Adidas takes new shot at US market with NBA Harden deal
NBA star James Harden will soon be dribbling the ball with Adidas sneakers on his feet as the German sportswear maker hopes to retake U.S. market share from basketball giant Nike and number two Under Armour.
Signing up the Houston Rockets guard in a reported 13-year, US$200 million deal aims to make Adidas trendy in a market where it has been caught flat-footed before.
Charismatic Harden, 25, known as “The Beard” to his fans and voted the NBA’s second best player last season, will switch from Nike to wear Adidas shoes on the court, and its gear in social settings, from October.
Adidas has stayed quiet about the sum reported by ESPN, but confirms it is taking a big bet on basketball.
“His connection with the fans is unique and unprecedented,” an Adidas spokesman told AFP, noting that the salary will be linked to athletic performance. “He can take the game and our brand to new heights.”
In a market where teenagers love custom sneakers, Adidas is taking on number one Nike, which already sponsors superstars LeBron James, Kevin Durant and Kobe Bryant.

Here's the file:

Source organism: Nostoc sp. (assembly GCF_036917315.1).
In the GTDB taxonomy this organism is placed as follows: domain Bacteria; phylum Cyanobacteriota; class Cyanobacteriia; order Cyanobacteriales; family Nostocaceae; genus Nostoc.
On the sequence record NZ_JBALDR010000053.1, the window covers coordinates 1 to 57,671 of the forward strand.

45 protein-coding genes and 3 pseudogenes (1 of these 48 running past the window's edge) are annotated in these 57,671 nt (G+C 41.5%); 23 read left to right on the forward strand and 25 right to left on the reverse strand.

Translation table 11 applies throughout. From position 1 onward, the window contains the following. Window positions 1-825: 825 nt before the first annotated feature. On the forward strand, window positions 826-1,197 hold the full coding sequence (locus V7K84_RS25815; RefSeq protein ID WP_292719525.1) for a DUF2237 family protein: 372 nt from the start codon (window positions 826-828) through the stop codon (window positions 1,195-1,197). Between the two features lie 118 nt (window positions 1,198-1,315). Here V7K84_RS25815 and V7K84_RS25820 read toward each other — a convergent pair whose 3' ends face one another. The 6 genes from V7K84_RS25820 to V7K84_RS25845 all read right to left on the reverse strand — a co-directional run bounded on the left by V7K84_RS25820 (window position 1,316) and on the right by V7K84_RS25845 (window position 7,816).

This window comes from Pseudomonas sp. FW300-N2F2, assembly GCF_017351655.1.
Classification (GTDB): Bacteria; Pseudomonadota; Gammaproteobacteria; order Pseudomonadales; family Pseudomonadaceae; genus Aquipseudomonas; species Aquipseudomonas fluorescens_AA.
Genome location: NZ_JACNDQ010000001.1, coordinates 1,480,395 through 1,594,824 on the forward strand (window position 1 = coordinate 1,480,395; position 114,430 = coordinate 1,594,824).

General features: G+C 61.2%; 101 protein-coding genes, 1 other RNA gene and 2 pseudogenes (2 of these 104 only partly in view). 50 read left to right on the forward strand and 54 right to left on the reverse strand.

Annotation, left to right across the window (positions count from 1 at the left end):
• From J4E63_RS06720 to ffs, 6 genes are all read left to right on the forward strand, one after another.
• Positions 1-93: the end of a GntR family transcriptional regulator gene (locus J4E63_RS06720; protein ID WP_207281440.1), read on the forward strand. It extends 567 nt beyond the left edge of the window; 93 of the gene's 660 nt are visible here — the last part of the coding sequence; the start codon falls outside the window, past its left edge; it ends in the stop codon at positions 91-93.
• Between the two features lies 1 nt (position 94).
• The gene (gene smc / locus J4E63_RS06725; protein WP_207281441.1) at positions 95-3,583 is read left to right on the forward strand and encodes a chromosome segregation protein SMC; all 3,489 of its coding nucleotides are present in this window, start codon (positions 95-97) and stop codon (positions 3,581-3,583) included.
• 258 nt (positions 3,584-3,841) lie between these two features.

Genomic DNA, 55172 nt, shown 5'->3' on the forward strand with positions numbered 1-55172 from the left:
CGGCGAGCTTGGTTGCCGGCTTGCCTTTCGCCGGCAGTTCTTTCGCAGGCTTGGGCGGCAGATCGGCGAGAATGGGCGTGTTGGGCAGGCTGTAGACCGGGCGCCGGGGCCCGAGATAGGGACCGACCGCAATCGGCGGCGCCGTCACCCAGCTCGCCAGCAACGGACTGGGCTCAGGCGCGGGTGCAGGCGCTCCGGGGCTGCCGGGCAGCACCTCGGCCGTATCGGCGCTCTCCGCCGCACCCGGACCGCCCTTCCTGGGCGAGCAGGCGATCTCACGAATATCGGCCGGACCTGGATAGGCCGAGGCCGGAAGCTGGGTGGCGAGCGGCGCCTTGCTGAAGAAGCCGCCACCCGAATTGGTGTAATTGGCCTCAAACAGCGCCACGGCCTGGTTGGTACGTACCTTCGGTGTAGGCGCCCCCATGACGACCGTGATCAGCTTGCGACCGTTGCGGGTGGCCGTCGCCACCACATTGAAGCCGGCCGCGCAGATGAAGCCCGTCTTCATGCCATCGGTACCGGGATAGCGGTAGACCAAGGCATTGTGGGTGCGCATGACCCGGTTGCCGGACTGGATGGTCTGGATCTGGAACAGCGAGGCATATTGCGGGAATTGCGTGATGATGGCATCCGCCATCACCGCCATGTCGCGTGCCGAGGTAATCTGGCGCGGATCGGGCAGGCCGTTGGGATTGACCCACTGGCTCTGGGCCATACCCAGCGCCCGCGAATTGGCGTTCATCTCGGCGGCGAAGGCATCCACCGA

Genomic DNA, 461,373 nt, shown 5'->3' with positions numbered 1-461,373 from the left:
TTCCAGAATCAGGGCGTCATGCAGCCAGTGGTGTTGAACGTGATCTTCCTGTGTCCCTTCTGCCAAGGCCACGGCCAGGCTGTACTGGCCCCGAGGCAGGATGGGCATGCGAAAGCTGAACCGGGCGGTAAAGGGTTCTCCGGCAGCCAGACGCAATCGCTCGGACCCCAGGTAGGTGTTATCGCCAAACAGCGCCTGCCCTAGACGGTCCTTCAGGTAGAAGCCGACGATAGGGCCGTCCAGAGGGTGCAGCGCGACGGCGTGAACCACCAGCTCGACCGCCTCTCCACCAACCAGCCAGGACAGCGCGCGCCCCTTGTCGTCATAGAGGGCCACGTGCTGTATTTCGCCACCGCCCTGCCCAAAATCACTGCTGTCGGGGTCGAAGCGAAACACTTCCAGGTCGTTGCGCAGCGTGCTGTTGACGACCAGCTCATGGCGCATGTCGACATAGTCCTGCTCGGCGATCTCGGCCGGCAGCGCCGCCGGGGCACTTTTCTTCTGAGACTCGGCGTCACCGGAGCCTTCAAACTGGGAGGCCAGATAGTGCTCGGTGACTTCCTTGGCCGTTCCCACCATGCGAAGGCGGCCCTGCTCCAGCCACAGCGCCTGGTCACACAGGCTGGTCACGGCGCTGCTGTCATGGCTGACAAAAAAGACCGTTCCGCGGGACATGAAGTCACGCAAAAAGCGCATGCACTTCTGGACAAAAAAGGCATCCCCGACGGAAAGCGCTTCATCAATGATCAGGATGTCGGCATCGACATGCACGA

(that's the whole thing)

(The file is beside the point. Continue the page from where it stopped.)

“Adidas is changing its marketing strategy,” said Cedric Rossi, an analyst at investment bank Bryan Garnier.
“It no longer sponsors the NBA league, but it is backing a few key players ... Consumers associate and identify with these stars much more easily.”
Nike will, meanwhile, take over from Adidas as NBA’s official apparel supplier from the 2016-17 season.
From then, Adidas will reallocate the US$10 million a year it paid to the league to individual players, said Rossi, explaining the value of Harden’s contract.
“We must not forget that it is for about 13 years. In the end, he makes US$15 million a year.”
Autonomy in the US
Adidas pulled out its checkbook because the stakes are high for CEO Herbert Hainer, who is under pressure from shareholders.
The sportswear maker was relegated last year to number three rank in the U.S. market, behind newcomer Under Armour.
Adidas, a giant in soccer-obsessed Germany, presented a new strategy in March for the market across the Atlantic.
“The United States has always been a problem,” even in the time of Robert Louis-Dreyfus, its former chief, recalls an ex-company executive.
“The view of Adidas has always been a European vision on the U.S. market ... We never allowed the U.S. to work as entrepreneurs.”
He said this could have included adapting its marketing strategy and, for example, investing in university sports.